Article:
publisher = "Royal Society of Chemistry",

}

RIS

TY - JOUR

T1 - Measurement of gas-phase OH radical oxidation and film thickness of organic films at the air–water interface using material extracted from urban, remote and wood smoke aerosol

AU - Shepherd, Rosalie

AU - King, Martin

AU - Rennie, Adrian R.

AU - Ward, Andrew

AU - Frey, M.M.

AU - Brough, Neil

AU - Eveson, Joshua

AU - Del Vento, sabino

AU - Milsom, Adam

AU - Pfrang, Christian

AU - Skoda, Maxmilian

AU - Welbourn, Rebecca

PY - 2022/4/12

Y1 - 2022/4/12

N2 - The presence of an organic film on a cloud droplet or aqueous aerosol particle has the potential to alter the chemical, optical and physical properties of the droplet or particle. In the study presented, water insoluble organic materials extracted from urban, remote (Antarctica) and wood burning atmospheric aerosol were found to have stable, compressible, films at the air–water interface that were typically $6–18 A ̊ thick. These films are reactive towards gas-phase OH radicals and decay exponentially, with bimolecular rate constants for reaction with gas-phase OH radicals of typically 0.08–1.5 1010 cm3 molecule1 s1. These bimolecular rate constants equate to initial OH radical uptake coefficients estimated to be $0.6–1 except woodsmoke ($0.05). The film thickness and the neutron scattering length density of the extracted atmosphere aerosol material (from urban, remote and wood burning) were measured by neutron reflection as they were exposed to OH radicals. For the first time neutron reflection has been demonstrated as an excellent technique for studying the thin films formed at air–water interfaces from materials extracted from atmospheric aerosol samples. Additionally, the kinetics of gas-phase OH radicals with a proxy compound, the lipid 1,2-distearoyl-sn-glycero-3-phosphocholine (DSPC) was studied displaying significantly different behaviour, thus demonstrating it is not a good proxy for atmospheric materials that may form films at the air–water interface. The atmospheric lifetimes, with respect to OH radical oxidation, of the insoluble organic materials extracted from atmospheric aerosol at the air–water interface were a few hours. Relative to a possible physical atmospheric lifetime of 4 days, the oxidation of these films is important and needs inclusion in atmospheric models. The optical properties of these films were previously reported [Shepherd et al., Atmos. Chem. Phys., 2018, 18, 5235–5252] and there is a significant change in top of the atmosphere albedo for these thin films on core–shell atmospheric aerosol using the film thickness data and confirmation of stable film formation at the air–water interface presented here.

AB - The presence of an organic film on a cloud droplet or aqueous aerosol particle has the potential to alter the chemical, optical and physical properties of the droplet or particle. In the study presented, water insoluble organic materials extracted from urban, remote (Antarctica) and wood burning atmospheric aerosol were found to have stable, compressible, films at the air–water interface that were typically $6–18 A ̊ thick. These films are reactive towards gas-phase OH radicals and decay exponentially, with bimolecular rate constants for reaction with gas-phase OH radicals of typically 0.08–1.5 1010 cm3 molecule1 s1. These bimolecular rate constants equate to initial OH radical uptake coefficients estimated to be $0.6–1 except woodsmoke ($0.05). The film thickness and the neutron scattering length density of the extracted atmosphere aerosol material (from urban, remote and wood burning) were measured by neutron reflection as they were exposed to OH radicals. For the first time neutron reflection has been demonstrated as an excellent technique for studying the thin films formed at air–water interfaces from materials extracted from atmospheric aerosol samples. Additionally, the kinetics of gas-phase OH radicals with a proxy compound, the lipid 1,2-distearoyl-sn-glycero-3-phosphocholine (DSPC) was studied displaying significantly different behaviour, thus demonstrating it is not a good proxy for atmospheric materials that may form films at the air–water interface. The atmospheric lifetimes, with respect to OH radical oxidation, of the insoluble organic materials extracted from atmospheric aerosol at the air–water interface were a few hours. Relative to a possible physical atmospheric lifetime of 4 days, the oxidation of these films is important and needs inclusion in atmospheric models. The optical properties of these films were previously reported [Shepherd et al., Atmos. Chem. Phys., 2018, 18, 5235–5252] and there is a significant change in top of the atmosphere albedo for these thin films on core–shell atmospheric aerosol using the film thickness data and confirmation of stable film formation at the air–water interface presented here.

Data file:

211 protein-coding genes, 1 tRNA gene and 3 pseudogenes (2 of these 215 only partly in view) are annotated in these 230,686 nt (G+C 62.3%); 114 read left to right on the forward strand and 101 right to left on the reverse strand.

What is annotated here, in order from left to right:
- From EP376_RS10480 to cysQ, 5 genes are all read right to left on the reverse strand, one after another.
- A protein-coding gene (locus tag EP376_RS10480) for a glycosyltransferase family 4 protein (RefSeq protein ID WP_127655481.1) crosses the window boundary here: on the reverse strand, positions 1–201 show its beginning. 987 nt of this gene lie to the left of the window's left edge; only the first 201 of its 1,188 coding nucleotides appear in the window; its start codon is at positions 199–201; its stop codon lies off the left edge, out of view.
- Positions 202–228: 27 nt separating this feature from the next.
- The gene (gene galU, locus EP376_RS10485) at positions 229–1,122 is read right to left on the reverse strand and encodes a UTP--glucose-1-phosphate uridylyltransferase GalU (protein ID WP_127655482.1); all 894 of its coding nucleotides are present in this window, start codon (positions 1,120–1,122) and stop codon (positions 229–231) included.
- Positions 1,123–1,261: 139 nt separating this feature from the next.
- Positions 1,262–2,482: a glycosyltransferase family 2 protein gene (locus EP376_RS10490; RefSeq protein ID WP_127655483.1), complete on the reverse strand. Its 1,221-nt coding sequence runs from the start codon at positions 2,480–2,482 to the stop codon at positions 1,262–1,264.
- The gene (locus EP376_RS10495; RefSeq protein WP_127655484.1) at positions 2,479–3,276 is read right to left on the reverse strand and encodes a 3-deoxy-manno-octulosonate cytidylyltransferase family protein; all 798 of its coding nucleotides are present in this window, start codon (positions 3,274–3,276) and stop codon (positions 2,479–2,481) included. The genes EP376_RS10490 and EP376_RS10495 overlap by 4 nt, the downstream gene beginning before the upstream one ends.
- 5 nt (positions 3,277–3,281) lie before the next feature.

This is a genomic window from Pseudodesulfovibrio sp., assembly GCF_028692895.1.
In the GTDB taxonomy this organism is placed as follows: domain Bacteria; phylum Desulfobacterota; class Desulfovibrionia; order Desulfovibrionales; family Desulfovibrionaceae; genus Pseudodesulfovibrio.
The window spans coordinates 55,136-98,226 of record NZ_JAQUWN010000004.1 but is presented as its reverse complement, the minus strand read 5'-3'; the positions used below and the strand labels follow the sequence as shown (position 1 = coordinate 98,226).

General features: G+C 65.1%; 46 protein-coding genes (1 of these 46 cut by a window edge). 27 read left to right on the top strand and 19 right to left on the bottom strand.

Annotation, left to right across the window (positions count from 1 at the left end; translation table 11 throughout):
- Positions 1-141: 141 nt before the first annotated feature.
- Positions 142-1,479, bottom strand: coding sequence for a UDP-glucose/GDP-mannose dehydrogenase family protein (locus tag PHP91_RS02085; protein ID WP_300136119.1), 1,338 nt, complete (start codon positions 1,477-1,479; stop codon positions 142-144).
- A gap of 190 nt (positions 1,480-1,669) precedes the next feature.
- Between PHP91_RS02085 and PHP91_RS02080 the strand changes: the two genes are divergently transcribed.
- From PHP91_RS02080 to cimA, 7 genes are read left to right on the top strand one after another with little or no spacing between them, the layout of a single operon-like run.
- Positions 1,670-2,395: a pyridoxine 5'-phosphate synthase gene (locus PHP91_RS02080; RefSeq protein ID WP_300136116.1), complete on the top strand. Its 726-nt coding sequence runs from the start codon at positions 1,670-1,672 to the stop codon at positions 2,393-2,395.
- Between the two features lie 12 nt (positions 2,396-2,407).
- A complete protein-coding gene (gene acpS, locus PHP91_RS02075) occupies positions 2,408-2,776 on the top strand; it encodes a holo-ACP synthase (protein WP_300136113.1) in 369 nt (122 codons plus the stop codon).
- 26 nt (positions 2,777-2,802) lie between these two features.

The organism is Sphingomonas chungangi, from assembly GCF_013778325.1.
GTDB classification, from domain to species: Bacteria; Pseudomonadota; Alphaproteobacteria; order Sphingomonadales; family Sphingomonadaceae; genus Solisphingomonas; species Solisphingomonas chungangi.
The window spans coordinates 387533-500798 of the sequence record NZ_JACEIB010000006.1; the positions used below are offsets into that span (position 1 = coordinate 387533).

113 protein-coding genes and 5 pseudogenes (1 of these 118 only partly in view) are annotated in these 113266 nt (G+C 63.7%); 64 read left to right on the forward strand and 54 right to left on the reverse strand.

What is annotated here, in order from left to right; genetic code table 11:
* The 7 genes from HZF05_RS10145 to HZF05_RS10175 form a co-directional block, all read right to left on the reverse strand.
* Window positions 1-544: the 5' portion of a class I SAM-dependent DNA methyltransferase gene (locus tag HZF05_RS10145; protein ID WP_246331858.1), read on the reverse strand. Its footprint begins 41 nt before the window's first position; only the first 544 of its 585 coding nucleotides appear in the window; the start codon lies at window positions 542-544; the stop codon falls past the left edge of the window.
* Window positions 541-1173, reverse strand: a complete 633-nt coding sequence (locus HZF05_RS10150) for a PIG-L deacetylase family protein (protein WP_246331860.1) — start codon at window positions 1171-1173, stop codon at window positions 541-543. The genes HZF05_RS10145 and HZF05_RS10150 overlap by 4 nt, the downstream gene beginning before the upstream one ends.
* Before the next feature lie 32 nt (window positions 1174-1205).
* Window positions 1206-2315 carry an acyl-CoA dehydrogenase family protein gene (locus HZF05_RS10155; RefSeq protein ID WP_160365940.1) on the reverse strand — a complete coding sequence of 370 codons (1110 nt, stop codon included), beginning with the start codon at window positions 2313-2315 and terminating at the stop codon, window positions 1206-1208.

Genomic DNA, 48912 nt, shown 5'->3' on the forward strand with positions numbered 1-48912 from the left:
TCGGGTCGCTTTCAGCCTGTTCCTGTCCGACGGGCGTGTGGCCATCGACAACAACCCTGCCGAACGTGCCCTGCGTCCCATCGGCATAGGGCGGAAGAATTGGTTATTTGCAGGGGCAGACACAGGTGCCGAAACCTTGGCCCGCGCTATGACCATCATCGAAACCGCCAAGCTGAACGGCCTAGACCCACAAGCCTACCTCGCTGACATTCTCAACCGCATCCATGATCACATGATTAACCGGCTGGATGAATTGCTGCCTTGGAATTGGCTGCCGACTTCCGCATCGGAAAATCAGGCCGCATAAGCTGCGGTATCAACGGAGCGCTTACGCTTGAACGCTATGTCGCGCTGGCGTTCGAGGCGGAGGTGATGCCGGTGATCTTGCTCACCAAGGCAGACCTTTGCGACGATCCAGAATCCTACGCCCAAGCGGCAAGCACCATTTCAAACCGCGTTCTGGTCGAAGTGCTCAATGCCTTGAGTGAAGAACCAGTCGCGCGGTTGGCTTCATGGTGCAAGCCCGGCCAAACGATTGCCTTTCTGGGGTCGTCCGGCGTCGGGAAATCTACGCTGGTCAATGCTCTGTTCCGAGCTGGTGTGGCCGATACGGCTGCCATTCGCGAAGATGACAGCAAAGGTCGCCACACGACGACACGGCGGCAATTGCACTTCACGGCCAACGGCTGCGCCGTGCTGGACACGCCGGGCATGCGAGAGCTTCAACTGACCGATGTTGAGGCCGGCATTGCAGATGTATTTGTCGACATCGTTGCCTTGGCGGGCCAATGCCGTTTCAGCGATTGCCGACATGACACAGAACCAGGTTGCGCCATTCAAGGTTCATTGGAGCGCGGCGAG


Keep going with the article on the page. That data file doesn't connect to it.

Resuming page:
U2 - 10.1039/d2ea00013j

DO - 10.1039/d2ea00013j

M3 - Article

JO - Environmental Science: Atmospheres

JF - Environmental Science: Atmospheres

ER -